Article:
U.S. Team at 2017 World Orienteering Championships

June 30–July 6, 2017
Tartu, Estonia

The United States sent a talented team of orienteers (profiles below) to Estonia for the 2017 World Orienteering Championships. Race assignments, results and links to maps and photos are below.

Support the Team by making a donation and designating it for the National Senior Team. Next year's World Orienteering Championships will take place in Riga and Sigulda, Latvia, August 4-11, 2018.

Useful links -

editor's note: I'd love to post a WOC 2017 US Team picture here
Does anyone have one or know where I can find one online?
Thanks! --OUSA web content manager

The U.S. was represented at WOC 2017 by (listed alphabetically): Greg Ahlswede, Giacomo Barbone, Eric Bone, Evalin Brautigam, Alison Campbell, Tyra Christopherson, Julia Doubson, Morten Jorgensen, and Cristina Luis. This was the first WOC for Evalin, Tyra, Julia, and Morten. Athletes were assigned to the following races following the Team Trails held in April in Minnesota.

  • Sprint: Morten, Giacomo, Greg; Julia, Tyra, Alison
  • Sprint Relay: Morten, Giacomo, Julia, Tyra
  • Long: Eric, Greg; Evalin
  • Middle: Morten, Alison
  • Relay: Morten, Eric, Greg; Alison, Evalin, Cristina


June 30 — Opening Ceremony, Sprint Qualification
July 1
Sprint Final
July 2 Sprint Relay
July 3 rest day
July 4 Long Distance
July 5
rest day
July 6Middle Distance
July 7 — Relay, Closing Ceremony

Former Team Member Boris Granovskiy's comments (posted on the USOFClubnet) are interspersed with the results, below.


Sprint Qualifications and Finals

No US Team members qualified for the Sprint Finals but there were some very good runs by our athletes. Julia Doubson, a junior running at her first WOC race, placed an admirable 19th place in her heat, was only 29 seconds away from qualification. For Canada, Damian Konotopetz qualified, and finished 44th in the Final.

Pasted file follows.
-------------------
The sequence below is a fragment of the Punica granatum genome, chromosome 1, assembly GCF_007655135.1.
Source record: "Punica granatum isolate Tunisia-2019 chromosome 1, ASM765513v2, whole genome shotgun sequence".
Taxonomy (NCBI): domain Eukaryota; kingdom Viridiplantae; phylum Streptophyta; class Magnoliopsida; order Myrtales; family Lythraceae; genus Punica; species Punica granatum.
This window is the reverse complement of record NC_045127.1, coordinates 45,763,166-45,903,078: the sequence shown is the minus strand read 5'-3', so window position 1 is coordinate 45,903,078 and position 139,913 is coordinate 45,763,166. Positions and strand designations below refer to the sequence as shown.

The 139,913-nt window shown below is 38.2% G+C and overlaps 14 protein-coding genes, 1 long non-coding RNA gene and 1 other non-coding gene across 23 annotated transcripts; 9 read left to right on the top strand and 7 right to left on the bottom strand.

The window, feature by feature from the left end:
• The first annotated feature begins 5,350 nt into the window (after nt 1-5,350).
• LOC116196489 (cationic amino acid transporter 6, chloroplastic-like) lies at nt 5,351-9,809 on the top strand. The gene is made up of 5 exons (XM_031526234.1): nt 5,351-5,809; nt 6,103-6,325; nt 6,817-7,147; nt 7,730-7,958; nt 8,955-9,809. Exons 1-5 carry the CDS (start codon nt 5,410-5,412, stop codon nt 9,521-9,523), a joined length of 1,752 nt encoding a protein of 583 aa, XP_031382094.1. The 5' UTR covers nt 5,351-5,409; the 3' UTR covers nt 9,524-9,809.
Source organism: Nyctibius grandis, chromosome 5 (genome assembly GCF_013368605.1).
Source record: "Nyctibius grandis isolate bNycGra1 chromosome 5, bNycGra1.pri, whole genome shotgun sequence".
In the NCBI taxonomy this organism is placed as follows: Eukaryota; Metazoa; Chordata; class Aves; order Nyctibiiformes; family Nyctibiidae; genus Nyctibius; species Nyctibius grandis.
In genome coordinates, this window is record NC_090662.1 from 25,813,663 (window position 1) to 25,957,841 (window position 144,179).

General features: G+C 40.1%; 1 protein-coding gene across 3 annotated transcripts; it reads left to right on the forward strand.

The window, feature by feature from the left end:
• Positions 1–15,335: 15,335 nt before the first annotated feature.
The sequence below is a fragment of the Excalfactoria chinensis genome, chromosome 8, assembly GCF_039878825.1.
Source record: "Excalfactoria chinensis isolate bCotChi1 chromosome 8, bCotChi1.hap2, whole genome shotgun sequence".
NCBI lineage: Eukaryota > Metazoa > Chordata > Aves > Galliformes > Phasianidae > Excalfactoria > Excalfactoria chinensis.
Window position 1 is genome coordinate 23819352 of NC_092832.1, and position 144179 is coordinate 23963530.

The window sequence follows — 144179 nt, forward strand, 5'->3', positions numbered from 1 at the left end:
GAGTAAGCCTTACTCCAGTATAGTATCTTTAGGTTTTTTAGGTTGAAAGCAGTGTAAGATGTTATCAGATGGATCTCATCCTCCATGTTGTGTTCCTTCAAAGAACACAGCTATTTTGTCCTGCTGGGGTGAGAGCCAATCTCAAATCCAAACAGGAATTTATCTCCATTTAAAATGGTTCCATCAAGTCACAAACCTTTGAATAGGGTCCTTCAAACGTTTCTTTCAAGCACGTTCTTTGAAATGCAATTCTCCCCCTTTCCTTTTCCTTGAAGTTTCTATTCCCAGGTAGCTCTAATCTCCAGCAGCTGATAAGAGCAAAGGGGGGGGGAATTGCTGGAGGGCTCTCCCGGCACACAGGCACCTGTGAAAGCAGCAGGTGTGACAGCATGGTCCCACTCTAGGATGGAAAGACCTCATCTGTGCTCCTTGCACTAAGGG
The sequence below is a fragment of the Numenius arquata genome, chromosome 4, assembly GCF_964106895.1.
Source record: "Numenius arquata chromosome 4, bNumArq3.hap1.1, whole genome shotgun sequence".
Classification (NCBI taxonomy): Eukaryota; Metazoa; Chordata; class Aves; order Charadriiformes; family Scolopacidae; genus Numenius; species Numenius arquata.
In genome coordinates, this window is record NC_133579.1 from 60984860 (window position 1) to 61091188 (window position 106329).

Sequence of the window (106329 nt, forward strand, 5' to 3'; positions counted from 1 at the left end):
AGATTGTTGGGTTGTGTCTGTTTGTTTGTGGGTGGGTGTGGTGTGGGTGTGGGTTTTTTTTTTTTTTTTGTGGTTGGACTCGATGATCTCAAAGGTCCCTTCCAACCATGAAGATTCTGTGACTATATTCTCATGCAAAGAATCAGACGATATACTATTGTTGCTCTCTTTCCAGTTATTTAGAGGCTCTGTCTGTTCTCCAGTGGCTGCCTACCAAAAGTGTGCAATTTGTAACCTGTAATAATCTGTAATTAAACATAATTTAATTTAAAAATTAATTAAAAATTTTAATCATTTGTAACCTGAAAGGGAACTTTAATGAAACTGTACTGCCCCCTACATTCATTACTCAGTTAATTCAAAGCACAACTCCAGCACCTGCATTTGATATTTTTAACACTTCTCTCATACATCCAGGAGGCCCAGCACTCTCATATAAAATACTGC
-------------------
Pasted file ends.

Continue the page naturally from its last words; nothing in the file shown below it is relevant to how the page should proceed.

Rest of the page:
• Official Results - qualification heats (top 15 move on to final)
    • Men's: A—Morten Jorgensen, 29th; B—Giacomo Barbone, 29th; C—Greg Ahlswede, 28th (58 seconds out of 15th)
    • Womens: A—Evalin Brautigam, 27th; B—Julia Doubson, 19th (only 29 seconds out of 15th place); C—Tyra Christopherson, 20th
  • Official Results - final

From Boris:

About the Sprint Qualifier: Team USA will have a young and speedy lineup on the start line, with four of the six sprint competitors making their WOC debuts. Women's courses are about 2.8km with 14 controls, and men's are 3.2km with 18 controls. Top 15 runners in each heat will advance to Saturday's final. Last year, Giacomo Barbone had the top US placing for the men, finishing 30th in his heat, 1:57 away from qualifying. On the women's side, Alex Jospe was 18th in her heat, just 15 seconds from qualifying.

On the Sprint Qualifier results: While none of our runners made it to the finals, we saw some promising performances, especially from our women's team. WOC rookies (and still juniors) Julia Doubson and Tyra Christopherson placed 19th and 20th in their heats, finishing 29 and 37 seconds from qualifying from the finals, respectively. Evalin Brautigam finished 27th in her heat, 2:07 from qualifying.

On the men's side, Greg Ahlswede finished 28th (0:58 from qualifying), and Giacomo Barbone and Morten Jorgensen were each 29th (1:12 and 1:47 from qualifying, respectively).